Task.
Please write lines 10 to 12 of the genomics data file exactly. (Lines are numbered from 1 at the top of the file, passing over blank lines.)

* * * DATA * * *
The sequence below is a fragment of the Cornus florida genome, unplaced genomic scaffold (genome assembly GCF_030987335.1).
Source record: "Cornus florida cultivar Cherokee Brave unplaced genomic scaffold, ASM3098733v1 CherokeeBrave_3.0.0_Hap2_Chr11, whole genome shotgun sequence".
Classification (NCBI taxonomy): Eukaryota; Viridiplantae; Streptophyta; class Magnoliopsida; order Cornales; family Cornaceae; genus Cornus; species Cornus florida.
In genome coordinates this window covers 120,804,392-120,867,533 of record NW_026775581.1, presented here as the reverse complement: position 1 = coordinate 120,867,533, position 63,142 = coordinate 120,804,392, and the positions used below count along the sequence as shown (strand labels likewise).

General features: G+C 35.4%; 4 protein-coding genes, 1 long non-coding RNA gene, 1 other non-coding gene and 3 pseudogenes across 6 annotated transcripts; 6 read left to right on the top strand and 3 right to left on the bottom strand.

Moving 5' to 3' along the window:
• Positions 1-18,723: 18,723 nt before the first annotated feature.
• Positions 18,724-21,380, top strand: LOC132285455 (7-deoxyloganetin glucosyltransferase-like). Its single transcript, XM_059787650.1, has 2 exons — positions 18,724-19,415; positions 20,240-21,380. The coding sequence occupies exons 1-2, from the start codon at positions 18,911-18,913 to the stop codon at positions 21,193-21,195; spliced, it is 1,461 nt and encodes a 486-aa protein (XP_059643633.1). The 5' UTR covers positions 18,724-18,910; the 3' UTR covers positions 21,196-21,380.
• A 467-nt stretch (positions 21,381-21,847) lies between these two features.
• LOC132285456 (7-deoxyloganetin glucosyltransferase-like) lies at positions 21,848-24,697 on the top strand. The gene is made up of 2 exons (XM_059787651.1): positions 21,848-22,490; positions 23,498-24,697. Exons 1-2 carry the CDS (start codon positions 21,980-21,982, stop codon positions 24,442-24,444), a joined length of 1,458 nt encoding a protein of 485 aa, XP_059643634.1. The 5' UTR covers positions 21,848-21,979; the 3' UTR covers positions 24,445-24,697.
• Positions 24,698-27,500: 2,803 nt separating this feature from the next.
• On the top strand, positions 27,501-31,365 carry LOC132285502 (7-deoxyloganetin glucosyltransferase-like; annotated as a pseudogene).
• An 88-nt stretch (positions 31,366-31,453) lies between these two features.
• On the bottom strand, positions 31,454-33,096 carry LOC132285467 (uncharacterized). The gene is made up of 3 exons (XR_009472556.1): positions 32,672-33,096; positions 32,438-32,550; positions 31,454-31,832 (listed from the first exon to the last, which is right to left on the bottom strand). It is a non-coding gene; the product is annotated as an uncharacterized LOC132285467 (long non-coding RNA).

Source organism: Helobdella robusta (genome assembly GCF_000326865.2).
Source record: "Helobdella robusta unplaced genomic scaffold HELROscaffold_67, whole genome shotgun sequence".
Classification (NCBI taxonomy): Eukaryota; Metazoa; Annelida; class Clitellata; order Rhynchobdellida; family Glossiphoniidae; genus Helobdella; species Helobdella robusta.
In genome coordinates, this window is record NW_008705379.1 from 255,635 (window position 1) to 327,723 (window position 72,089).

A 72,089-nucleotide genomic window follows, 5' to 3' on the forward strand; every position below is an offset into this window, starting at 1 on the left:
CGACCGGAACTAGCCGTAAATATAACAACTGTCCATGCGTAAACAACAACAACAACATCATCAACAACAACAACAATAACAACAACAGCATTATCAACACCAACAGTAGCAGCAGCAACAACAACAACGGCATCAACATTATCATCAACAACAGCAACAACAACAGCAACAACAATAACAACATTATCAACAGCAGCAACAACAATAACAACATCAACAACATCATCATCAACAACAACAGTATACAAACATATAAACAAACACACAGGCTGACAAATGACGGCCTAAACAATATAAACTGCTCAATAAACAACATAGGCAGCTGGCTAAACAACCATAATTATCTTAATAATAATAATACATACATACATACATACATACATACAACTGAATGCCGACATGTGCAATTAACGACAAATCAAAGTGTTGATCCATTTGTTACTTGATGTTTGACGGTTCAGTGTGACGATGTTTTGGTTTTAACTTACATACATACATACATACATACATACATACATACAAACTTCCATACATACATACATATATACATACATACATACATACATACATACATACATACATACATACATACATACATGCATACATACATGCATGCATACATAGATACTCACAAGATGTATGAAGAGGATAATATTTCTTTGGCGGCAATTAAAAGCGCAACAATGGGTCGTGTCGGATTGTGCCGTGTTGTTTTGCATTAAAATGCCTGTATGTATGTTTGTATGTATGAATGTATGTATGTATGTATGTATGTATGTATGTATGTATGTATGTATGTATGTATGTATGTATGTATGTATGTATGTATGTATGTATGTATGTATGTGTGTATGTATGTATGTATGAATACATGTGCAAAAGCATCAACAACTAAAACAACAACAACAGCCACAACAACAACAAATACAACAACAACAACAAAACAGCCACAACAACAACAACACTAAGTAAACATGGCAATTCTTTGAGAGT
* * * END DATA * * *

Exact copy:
• LOC132285456 (7-deoxyloganetin glucosyltransferase-like) lies at positions 21,848-24,697 on the top strand. The gene is made up of 2 exons (XM_059787651.1): positions 21,848-22,490; positions 23,498-24,697. Exons 1-2 carry the CDS (start codon positions 21,980-21,982, stop codon positions 24,442-24,444), a joined length of 1,458 nt encoding a protein of 485 aa, XP_059643634.1. The 5' UTR covers positions 21,848-21,979; the 3' UTR covers positions 24,445-24,697.
• Positions 24,698-27,500: 2,803 nt separating this feature from the next.
• On the top strand, positions 27,501-31,365 carry LOC132285502 (7-deoxyloganetin glucosyltransferase-like; annotated as a pseudogene).